“We were always very happy from a privacy and security standpoint because things were moving slowly and we could look at the national and state standards,” Tien said.
Medical data means big business
Today, there is no federal law in the U.S. requiring that a patient be notified when their records are added to an exchange. There is no way of knowing if and when thousands of people might gain access to your personal information, either: once a person’s data is entered into an exchange, there is little control over who can access it among the thousands of employees who work in a hospital, from clerks to surgeons to third-party vendors hired to manage these new, complex systems.
But the number of exchanges continues to grow. There are at least 255 in operation or in the last stages of development, said Jason Goldwater of eHealth Initiative, a Washington, D.C.-based health-care technology research group that tracks HIEs.
Since HIEs are intended to share data, it's no surprise that the number of entities with access to them -- whether hospitals or insurance companies -- doubled between 1997 and 2010, according to a study by the data privacy lab at Carnegie Mellon University.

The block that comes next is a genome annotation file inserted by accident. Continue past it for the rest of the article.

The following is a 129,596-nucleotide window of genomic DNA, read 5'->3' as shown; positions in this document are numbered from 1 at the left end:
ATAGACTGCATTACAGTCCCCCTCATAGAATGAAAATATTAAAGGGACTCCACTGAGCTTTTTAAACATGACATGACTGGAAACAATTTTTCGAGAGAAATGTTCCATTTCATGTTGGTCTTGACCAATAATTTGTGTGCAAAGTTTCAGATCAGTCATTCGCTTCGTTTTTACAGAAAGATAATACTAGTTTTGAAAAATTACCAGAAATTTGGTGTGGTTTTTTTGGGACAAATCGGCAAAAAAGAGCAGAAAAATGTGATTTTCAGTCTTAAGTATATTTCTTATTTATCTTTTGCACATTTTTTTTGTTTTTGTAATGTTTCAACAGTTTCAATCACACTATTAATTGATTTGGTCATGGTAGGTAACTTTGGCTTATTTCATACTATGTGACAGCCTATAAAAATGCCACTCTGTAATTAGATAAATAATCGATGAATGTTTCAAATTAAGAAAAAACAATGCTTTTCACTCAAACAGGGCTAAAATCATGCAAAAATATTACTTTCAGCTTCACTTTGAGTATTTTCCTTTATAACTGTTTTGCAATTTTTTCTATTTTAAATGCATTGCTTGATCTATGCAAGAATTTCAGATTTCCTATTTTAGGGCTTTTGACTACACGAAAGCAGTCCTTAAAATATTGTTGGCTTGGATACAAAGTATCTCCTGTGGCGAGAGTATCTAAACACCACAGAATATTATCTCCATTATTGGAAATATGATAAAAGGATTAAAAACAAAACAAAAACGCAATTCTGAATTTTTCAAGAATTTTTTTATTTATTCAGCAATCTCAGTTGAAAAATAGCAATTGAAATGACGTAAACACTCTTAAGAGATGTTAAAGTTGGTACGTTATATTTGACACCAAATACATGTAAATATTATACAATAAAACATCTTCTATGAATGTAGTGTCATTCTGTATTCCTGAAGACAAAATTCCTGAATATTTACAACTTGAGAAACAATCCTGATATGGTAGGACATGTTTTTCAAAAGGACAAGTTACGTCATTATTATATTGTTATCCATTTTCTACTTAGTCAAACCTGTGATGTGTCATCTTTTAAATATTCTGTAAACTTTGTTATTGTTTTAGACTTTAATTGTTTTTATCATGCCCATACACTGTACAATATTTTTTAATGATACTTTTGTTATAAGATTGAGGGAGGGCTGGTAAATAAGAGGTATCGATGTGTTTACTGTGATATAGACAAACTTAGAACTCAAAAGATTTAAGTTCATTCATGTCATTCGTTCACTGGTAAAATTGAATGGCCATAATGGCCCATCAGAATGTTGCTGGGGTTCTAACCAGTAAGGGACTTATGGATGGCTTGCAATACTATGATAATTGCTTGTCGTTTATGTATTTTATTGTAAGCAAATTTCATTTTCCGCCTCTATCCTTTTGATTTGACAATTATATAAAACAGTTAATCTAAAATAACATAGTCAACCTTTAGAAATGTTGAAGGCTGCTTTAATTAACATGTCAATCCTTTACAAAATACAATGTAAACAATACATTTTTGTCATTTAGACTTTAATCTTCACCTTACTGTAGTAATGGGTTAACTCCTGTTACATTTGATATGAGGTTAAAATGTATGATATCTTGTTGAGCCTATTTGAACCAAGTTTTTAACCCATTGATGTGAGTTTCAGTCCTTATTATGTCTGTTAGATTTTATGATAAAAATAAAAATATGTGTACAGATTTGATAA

So, too, has the number of people willing to pay for this information grown. Pharmaceutical companies seek better information about their customers’ behavior while tabloid newspapers seek scoops on celebrities such as Britney Spears and George Clooney, both of whom had records leaked by hospital employees who had no business having access to them.
“Our health records will have an enormous value in the future as genetic profiles are added," Tien said. "So whatever rules we have for privacy and security, they better be up to snuff to guard against the powerful incentives to get hold of that information.”
Patient data is protected in some ways in the U.S. by a federal law known as HIPAA, the Health Insurance Portability and Accountability Act. If data are encrypted, as happens in many exchanges, hospitals are not required by federal law to contact patients when their records are added to the exchange -- even if doing so allows many more people to access that information.